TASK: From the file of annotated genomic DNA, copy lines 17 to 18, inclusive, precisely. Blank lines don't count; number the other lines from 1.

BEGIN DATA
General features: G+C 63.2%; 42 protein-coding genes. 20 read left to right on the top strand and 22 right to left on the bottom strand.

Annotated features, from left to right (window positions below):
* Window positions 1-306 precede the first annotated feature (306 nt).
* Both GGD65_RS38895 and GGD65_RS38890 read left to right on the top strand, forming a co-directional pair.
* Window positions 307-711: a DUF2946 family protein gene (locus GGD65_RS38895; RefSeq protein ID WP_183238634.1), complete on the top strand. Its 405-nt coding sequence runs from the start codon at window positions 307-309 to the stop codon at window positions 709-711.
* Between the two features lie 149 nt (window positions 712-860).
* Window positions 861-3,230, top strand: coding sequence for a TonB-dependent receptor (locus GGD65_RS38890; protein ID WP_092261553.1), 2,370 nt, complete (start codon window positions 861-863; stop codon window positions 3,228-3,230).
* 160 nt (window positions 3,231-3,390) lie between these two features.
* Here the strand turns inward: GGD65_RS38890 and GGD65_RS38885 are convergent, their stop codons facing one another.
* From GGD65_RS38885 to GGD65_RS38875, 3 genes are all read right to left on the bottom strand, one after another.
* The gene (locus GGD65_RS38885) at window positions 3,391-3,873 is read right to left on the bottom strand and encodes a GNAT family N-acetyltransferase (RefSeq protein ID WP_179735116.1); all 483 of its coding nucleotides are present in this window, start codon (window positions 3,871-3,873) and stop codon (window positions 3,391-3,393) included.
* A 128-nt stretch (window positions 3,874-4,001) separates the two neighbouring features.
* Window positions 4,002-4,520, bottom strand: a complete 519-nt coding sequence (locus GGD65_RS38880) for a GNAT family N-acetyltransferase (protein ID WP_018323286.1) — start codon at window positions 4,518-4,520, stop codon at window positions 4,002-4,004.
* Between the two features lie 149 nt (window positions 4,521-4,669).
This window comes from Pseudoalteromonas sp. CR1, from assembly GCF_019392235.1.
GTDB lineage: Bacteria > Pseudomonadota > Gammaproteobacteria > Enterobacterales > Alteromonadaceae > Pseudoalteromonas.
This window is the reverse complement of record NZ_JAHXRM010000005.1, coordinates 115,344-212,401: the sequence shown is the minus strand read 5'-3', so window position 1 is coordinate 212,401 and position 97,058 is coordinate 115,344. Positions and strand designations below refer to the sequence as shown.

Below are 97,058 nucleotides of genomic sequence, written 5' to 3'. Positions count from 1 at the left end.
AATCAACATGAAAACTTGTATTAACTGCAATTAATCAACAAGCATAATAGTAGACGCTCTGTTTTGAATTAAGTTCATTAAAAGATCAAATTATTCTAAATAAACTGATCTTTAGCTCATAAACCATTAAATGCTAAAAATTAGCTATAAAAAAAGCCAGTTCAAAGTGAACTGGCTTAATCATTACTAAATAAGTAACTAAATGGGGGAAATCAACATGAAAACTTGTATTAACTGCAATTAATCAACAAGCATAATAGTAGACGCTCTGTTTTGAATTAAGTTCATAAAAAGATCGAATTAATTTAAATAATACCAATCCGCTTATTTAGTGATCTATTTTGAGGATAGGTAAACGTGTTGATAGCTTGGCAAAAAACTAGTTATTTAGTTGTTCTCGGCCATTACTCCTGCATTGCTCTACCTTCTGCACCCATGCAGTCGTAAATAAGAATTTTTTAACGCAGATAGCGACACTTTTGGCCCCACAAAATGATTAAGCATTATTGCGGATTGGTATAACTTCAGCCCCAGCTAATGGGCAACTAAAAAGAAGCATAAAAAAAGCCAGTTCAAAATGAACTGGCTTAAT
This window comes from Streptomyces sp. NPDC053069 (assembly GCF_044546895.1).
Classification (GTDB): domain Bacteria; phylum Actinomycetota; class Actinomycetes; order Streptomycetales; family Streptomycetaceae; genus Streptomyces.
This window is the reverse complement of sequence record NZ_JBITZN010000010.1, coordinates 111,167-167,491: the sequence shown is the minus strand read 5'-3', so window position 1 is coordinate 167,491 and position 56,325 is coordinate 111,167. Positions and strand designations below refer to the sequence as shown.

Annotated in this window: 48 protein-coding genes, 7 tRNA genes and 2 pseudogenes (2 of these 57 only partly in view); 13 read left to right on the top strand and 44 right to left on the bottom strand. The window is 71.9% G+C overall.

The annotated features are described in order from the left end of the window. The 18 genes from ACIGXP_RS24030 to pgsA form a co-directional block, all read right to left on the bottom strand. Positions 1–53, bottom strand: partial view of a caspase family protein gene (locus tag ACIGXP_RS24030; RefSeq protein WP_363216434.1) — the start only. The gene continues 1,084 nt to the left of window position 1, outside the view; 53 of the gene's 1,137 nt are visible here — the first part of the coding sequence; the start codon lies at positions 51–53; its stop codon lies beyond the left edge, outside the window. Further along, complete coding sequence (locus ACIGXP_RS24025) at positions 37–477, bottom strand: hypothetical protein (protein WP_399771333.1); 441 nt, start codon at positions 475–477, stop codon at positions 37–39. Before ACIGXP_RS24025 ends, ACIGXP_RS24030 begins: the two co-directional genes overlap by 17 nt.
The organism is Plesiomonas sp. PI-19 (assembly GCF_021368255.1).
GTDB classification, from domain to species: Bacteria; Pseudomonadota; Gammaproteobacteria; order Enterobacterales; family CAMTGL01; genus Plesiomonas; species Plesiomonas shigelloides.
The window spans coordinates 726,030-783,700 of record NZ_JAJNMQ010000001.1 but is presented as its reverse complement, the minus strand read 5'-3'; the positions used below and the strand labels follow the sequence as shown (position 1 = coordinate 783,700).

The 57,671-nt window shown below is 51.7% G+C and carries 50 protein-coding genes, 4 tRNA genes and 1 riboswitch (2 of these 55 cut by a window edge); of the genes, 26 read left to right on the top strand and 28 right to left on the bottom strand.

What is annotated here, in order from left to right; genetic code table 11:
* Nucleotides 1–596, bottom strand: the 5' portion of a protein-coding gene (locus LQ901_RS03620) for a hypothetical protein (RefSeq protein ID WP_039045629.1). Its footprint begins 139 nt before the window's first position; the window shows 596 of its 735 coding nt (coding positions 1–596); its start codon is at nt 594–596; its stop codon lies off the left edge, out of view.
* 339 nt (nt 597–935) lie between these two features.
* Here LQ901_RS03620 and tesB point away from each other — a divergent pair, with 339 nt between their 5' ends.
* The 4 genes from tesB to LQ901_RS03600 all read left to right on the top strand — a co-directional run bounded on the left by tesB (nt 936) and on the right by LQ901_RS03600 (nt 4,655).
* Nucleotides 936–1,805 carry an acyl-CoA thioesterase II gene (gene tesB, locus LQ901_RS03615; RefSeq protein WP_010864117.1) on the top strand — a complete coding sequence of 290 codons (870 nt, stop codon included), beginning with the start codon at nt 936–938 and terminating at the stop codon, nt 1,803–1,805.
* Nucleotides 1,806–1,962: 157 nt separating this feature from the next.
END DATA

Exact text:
This window is the reverse complement of record NZ_JAHXRM010000005.1, coordinates 115,344-212,401: the sequence shown is the minus strand read 5'-3', so window position 1 is coordinate 212,401 and position 97,058 is coordinate 115,344. Positions and strand designations below refer to the sequence as shown.

Below are 97,058 nucleotides of genomic sequence, written 5' to 3'. Positions count from 1 at the left end.